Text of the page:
At first we were the only camping-car here, and there is masses of room, so we decided to see how the tent awning goes up. We need some tent pegs for it, and it was a steep learning curve, but we sort of managed it in the end and sat out to eat supper, which was mince and pasta, very good even if I do say so myself as shouldn't! 
Another van has arrived since, also British.  I think we will probably take the tent down before we go to bed, as it is not secured and the weather may deteriorate. It keeps threatening to, but thus far we've had lovely weather, not too hot but no rain.  We have not really needed either hats or macs.
And here is the farmer to collect our €3!  And we are taking down the tent, so soon time to settle down in the van for the night.

Tuesday, 26 July 2016

July holiday, 26 July

A much less emotional day. The Swan Whisperer went for his run while I got breakfast, and then we used the services and headed on, first stop towards a supermarket which both Google and TomTom said was there, but wasn't.  However, we found one in the end, so all was well, and I even scored some lavender honey shower gel for MrsRev and me.
Then we decided to follow one of the circuits in our book, and headed to the village of Folleville, which was supposed to have a mediaeval site and church, but we found neither. Quite a pretty village, though, so we then had lunch and drove over to the preserved village of Gerberoy, which we liked, but I wouldn't care to live there.  So many of its inhabitants feel, judging by the number of For Sale signs around the place.

After that, on to Beauvais via a couple of other pretty villages, and we are parked up in a very nice aire with free services!

Monday, 25 July 2016

July Holiday, 25 July

After breakfast this morning we followed the satnav to the Arras Memorial, and found my great-uncle's name on the Flying Services Memorial. The cemetery and memorial were very lovely, and I took a lot of photos.
Arras provided a free shuttle bus into town (in hindsight, we'd have done better to have gone to that car park last night, but we didn't know that), so we took that and explored the city centre for a bit, and bought memorial crosses in the Tourist Office (sold by the British Legion, not a do-the-tourist scam). Then we caught the bus back to the car park and had lunch, and then, after placing the memorial cross, and taking a photo of a friend's great-grandfather's grave for her, we drove to Thiepval, where we found my other great-uncle's name on the memorial where they said it would be. Rather high up so difficult to photograph, but we managed in the end, and left the cross.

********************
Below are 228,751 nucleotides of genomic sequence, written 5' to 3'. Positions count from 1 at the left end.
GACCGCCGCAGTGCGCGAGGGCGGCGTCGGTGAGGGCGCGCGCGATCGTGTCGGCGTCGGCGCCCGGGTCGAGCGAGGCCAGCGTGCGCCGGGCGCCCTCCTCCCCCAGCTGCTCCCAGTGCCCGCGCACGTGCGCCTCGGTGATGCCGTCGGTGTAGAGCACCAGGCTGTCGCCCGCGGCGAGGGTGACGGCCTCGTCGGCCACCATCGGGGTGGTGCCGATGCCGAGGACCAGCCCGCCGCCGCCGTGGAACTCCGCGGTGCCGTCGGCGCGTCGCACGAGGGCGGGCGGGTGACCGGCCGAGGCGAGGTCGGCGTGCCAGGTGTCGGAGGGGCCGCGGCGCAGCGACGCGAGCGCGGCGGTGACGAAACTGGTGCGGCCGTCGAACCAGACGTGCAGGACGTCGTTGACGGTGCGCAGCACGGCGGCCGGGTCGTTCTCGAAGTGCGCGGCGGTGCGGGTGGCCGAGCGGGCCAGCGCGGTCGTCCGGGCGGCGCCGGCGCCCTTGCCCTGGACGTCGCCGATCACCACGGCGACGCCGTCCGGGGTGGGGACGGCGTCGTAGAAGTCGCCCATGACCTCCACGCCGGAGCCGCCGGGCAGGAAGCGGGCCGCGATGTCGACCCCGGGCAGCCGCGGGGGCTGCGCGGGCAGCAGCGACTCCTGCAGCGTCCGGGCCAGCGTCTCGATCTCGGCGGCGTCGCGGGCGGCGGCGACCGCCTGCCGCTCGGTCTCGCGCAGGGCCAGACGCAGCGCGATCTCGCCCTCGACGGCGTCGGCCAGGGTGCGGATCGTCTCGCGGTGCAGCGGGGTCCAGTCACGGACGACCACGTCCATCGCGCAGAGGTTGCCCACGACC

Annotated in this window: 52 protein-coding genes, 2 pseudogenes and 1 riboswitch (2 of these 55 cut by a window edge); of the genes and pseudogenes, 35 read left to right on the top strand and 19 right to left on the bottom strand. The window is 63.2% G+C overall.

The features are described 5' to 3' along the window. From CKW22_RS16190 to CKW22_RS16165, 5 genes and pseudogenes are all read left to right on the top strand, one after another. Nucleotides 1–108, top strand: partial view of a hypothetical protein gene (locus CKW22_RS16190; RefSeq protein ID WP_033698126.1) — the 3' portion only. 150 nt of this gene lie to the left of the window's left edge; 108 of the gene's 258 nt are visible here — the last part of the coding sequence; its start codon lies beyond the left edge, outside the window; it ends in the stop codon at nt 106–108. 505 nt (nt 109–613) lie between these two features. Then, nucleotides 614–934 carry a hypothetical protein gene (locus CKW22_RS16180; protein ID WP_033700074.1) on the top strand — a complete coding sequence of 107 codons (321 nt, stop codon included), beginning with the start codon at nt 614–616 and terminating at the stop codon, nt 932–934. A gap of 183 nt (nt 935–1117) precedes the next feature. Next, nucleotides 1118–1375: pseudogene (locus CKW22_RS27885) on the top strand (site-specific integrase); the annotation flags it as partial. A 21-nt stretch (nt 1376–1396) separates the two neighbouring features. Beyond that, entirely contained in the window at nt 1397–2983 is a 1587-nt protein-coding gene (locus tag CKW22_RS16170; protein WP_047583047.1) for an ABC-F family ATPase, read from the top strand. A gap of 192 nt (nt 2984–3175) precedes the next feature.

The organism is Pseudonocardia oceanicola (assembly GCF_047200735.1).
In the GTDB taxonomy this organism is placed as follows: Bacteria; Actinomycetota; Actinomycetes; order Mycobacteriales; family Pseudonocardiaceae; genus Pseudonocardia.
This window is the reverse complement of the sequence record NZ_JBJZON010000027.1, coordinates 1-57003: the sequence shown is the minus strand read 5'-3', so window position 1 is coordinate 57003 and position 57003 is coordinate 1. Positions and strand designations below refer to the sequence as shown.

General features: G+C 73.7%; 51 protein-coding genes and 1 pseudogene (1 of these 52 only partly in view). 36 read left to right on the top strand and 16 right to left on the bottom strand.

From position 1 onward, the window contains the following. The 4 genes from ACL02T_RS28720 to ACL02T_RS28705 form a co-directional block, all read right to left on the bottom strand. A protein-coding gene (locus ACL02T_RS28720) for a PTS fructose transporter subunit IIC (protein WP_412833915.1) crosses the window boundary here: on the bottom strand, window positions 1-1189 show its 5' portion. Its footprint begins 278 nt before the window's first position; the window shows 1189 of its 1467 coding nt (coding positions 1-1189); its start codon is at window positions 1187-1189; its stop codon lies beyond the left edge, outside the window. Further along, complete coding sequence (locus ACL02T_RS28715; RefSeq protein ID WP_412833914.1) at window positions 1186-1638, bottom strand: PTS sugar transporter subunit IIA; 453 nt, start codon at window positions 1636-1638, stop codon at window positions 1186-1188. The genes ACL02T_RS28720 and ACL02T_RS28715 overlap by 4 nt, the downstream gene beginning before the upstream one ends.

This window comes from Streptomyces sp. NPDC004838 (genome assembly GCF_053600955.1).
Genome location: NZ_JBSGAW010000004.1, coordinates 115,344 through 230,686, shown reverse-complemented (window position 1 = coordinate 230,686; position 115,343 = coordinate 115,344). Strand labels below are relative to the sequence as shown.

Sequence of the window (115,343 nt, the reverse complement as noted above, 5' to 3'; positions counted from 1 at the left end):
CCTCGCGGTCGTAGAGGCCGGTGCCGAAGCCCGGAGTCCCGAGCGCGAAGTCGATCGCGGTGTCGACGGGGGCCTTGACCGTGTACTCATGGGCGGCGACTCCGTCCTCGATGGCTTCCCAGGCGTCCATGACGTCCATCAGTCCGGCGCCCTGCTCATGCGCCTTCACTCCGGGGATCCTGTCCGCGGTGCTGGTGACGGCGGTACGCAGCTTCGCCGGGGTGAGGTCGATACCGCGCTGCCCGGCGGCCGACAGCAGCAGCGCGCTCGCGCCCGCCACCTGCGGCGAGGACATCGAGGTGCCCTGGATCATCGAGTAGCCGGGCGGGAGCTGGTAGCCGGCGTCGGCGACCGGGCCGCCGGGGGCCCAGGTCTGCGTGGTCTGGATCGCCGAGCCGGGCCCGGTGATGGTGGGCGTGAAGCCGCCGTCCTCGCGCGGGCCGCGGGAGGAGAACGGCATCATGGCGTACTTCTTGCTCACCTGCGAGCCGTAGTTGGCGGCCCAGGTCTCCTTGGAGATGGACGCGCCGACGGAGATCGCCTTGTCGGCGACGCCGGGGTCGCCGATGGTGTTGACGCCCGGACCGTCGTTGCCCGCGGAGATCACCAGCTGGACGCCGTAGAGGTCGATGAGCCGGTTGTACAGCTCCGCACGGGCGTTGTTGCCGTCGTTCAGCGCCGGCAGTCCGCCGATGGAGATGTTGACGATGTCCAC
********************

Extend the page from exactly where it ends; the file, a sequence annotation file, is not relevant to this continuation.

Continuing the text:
Then the Swan Whisperer went to explore the Ulster Memorial a few hundred metres away, and then we drove to Amiens and the aire here, just outside the camp site but half the price.
The Swan Whisperer went to explore the area, and I got supper, and now just lazing around until bedtime. A very moving day.

Sunday, 24 July 2016

July holiday, 24 July

It wasn't the road traffic that kept us awake, it was the seagulls at 4:00 am, and the pigeons at 5:00!  We got up about 7, and the Swan Whisperer went for a run while I got dressed and breakfast. When we had cleared up, we caught a bus into Whitstable and went to the service at the Baptist Church, where the Daughter's Godmother's husband is the minister.  Lovely service except we sang "Teach me to dance", which i like, but is such an earworm!

After this, we caught the bus back to the motor home and had lunch, and then set off for Folkestone. We soon realised we were going to be far too early, which they do ask you not to be, so we parked in a Forestry Commission car park and the SW went for a walk. We had been told there would be a wait of about 30 minutes to check in and then a delay of about an hour before crossing, and that was pretty accurate, but we got across at last and drove down to Arras. The aire we had hoped to park in was full, but there is on-street parking, so we have parked up across the road from it.  And are having supper and then what will be an early night by UK standards, but France is, of course an hour ahead.

Saturday, 23 July 2016

July holiday, 23 July

We slept well in the aire in Canterbury last night, and were up betimes in the morning.  We set off about 10. First stop Halfords for more loo chemical, and we also bought a clip-on bin for the van. We then drove down to the former airport at Manston to the Spitfire and Halifax Memorial Museum as we had planned to spend the night there and wanted to see if it was gated (it isn't).  We visited the museum and had lunch in the café there, very nice, and then the Swan Whisperer went to the RAF museum in the same site while I had a nap.